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This article in SSSAJ

  1. Vol. 37 No. 6, p. 907-908
     
    Received: June 11, 1973
    Accepted: July 30, 1973


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doi:10.2136/sssaj1973.03615995003700060032x

Effects of Chelated and Nonchelated Cobalt and Copper on Yields and Microelement Composition of Bush Beans Grown on Calcareous Soil in a Glasshouse1

  1. A. Wallace and
  2. R. T. Mueller2

Abstract

Abstract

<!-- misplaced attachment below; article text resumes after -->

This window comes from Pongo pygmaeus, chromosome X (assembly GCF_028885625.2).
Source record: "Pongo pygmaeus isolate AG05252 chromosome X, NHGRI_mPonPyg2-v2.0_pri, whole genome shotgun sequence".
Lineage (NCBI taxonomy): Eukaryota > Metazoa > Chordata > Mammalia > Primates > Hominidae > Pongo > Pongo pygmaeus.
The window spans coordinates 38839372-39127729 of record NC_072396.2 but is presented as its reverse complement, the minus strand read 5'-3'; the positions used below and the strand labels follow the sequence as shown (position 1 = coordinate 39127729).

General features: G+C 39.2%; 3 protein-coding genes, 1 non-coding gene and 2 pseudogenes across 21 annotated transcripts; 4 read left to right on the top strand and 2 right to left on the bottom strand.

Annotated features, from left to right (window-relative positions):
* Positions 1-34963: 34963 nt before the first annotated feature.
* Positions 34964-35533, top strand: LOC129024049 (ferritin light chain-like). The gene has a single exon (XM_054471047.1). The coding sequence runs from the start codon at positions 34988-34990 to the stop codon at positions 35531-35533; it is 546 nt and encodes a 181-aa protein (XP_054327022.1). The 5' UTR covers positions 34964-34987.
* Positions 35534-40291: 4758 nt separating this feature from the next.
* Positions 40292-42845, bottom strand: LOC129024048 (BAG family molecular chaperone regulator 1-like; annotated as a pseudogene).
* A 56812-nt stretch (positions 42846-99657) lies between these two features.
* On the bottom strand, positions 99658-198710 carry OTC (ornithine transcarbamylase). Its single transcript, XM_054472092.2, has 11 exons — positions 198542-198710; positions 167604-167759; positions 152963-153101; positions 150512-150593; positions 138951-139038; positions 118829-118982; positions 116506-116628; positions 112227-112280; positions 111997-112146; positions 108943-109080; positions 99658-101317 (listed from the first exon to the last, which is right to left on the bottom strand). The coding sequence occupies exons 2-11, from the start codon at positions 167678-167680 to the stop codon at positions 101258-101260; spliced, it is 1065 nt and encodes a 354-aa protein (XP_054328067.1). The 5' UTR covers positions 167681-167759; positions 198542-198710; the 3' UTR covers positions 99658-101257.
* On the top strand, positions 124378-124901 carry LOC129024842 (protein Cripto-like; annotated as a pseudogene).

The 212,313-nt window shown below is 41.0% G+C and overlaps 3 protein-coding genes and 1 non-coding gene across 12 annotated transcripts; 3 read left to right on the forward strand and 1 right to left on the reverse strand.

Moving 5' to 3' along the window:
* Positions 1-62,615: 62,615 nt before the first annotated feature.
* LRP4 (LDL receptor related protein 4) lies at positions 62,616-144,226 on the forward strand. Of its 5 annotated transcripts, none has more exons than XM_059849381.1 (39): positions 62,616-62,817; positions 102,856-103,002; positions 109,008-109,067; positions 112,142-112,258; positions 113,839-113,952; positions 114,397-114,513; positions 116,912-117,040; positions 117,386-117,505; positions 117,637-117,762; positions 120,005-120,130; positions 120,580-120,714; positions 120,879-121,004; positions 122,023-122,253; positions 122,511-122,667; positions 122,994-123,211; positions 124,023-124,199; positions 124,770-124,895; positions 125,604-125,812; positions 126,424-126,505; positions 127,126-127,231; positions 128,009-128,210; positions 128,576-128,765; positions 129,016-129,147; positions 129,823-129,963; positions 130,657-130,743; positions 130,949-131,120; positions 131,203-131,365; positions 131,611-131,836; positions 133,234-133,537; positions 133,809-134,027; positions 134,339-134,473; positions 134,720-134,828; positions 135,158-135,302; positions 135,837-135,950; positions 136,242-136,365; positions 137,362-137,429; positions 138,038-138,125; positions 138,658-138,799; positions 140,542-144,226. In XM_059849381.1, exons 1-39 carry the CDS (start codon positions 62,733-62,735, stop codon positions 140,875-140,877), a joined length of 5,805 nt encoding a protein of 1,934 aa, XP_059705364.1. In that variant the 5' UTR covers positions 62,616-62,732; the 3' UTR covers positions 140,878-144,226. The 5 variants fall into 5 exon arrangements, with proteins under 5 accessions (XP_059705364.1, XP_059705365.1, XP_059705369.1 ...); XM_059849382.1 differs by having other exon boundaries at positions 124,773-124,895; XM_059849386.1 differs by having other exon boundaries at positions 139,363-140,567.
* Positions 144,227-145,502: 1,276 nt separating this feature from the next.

Several levels of chelated [EDTA (ethylene diaminetetraacetate)] and nonchelated Co and Cu were applied to bush beans (Phaseolus vulgaris L. var. ‘Improved Tendergreen’) grown in a glasshouse in calcareous Hacienda loam soil. Objectives of the study were to determine if chelated Co and Cu were more available in the calcareous soil than were inorganic sources, and if chelating agents contribute to toxicities at relatively high levels of Co and Cu. CoEDTA and CuEDTA applications caused higher levels of Co and Cu, respectively, in the plants than did inorganic sulfate sources. The applications of both metal chelates caused slight depressions in yields of dry matter at 50 ppm metal added and CoEDTA behaved similarly at 25 ppm Co. Each metal chelate was associated with a decreased Fe concentration in leaves at the highest application level. The Co in leaves was similar for applications of 50 ppm Co as CoSO4 and 2.5 ppm Co as CoEDTA. The Cu concentration in leaves was greater for an application of 5 ppm Cu as CuEDTA than for 25 or 50 ppm Cu as CuSO4.

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